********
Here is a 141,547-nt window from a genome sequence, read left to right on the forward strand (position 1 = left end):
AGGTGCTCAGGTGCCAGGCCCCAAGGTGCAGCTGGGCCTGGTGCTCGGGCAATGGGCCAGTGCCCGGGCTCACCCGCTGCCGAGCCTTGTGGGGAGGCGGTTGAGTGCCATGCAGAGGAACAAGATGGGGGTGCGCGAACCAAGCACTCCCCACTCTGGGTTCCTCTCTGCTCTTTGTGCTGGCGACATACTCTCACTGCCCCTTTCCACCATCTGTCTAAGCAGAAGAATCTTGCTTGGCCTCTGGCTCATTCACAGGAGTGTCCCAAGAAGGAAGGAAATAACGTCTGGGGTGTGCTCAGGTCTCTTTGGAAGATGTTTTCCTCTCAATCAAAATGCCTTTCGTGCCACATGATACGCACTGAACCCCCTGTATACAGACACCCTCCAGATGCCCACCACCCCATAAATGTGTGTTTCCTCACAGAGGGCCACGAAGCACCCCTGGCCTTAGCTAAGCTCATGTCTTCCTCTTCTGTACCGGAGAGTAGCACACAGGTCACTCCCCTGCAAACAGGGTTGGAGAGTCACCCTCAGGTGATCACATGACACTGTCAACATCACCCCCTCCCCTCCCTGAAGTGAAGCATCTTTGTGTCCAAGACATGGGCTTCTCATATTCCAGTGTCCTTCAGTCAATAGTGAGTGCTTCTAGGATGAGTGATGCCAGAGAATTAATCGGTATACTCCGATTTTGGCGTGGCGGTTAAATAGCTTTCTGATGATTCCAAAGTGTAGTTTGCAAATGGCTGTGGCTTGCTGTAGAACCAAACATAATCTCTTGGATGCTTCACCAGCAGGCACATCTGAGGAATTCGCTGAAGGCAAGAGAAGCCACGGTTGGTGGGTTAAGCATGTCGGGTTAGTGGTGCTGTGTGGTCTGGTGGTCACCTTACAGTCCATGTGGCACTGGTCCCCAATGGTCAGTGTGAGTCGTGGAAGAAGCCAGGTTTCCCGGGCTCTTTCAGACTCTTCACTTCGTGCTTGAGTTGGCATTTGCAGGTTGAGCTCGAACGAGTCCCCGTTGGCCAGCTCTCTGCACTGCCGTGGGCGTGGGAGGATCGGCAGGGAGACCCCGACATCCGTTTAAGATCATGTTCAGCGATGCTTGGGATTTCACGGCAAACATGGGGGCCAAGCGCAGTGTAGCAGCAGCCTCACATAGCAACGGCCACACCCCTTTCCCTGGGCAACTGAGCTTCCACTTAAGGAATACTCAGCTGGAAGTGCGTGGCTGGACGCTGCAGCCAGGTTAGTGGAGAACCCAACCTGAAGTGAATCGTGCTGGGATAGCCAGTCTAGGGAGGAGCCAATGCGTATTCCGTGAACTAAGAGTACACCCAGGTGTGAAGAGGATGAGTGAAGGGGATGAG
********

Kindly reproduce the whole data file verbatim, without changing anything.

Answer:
Here is a 141,547-nt window from a genome sequence, read left to right on the forward strand (position 1 = left end):
AGGTGCTCAGGTGCCAGGCCCCAAGGTGCAGCTGGGCCTGGTGCTCGGGCAATGGGCCAGTGCCCGGGCTCACCCGCTGCCGAGCCTTGTGGGGAGGCGGTTGAGTGCCATGCAGAGGAACAAGATGGGGGTGCGCGAACCAAGCACTCCCCACTCTGGGTTCCTCTCTGCTCTTTGTGCTGGCGACATACTCTCACTGCCCCTTTCCACCATCTGTCTAAGCAGAAGAATCTTGCTTGGCCTCTGGCTCATTCACAGGAGTGTCCCAAGAAGGAAGGAAATAACGTCTGGGGTGTGCTCAGGTCTCTTTGGAAGATGTTTTCCTCTCAATCAAAATGCCTTTCGTGCCACATGATACGCACTGAACCCCCTGTATACAGACACCCTCCAGATGCCCACCACCCCATAAATGTGTGTTTCCTCACAGAGGGCCACGAAGCACCCCTGGCCTTAGCTAAGCTCATGTCTTCCTCTTCTGTACCGGAGAGTAGCACACAGGTCACTCCCCTGCAAACAGGGTTGGAGAGTCACCCTCAGGTGATCACATGACACTGTCAACATCACCCCCTCCCCTCCCTGAAGTGAAGCATCTTTGTGTCCAAGACATGGGCTTCTCATATTCCAGTGTCCTTCAGTCAATAGTGAGTGCTTCTAGGATGAGTGATGCCAGAGAATTAATCGGTATACTCCGATTTTGGCGTGGCGGTTAAATAGCTTTCTGATGATTCCAAAGTGTAGTTTGCAAATGGCTGTGGCTTGCTGTAGAACCAAACATAATCTCTTGGATGCTTCACCAGCAGGCACATCTGAGGAATTCGCTGAAGGCAAGAGAAGCCACGGTTGGTGGGTTAAGCATGTCGGGTTAGTGGTGCTGTGTGGTCTGGTGGTCACCTTACAGTCCATGTGGCACTGGTCCCCAATGGTCAGTGTGAGTCGTGGAAGAAGCCAGGTTTCCCGGGCTCTTTCAGACTCTTCACTTCGTGCTTGAGTTGGCATTTGCAGGTTGAGCTCGAACGAGTCCCCGTTGGCCAGCTCTCTGCACTGCCGTGGGCGTGGGAGGATCGGCAGGGAGACCCCGACATCCGTTTAAGATCATGTTCAGCGATGCTTGGGATTTCACGGCAAACATGGGGGCCAAGCGCAGTGTAGCAGCAGCCTCACATAGCAACGGCCACACCCCTTTCCCTGGGCAACTGAGCTTCCACTTAAGGAATACTCAGCTGGAAGTGCGTGGCTGGACGCTGCAGCCAGGTTAGTGGAGAACCCAACCTGAAGTGAATCGTGCTGGGATAGCCAGTCTAGGGAGGAGCCAATGCGTATTCCGTGAACTAAGAGTACACCCAGGTGTGAAGAGGATGAGTGAAGGGGATGAG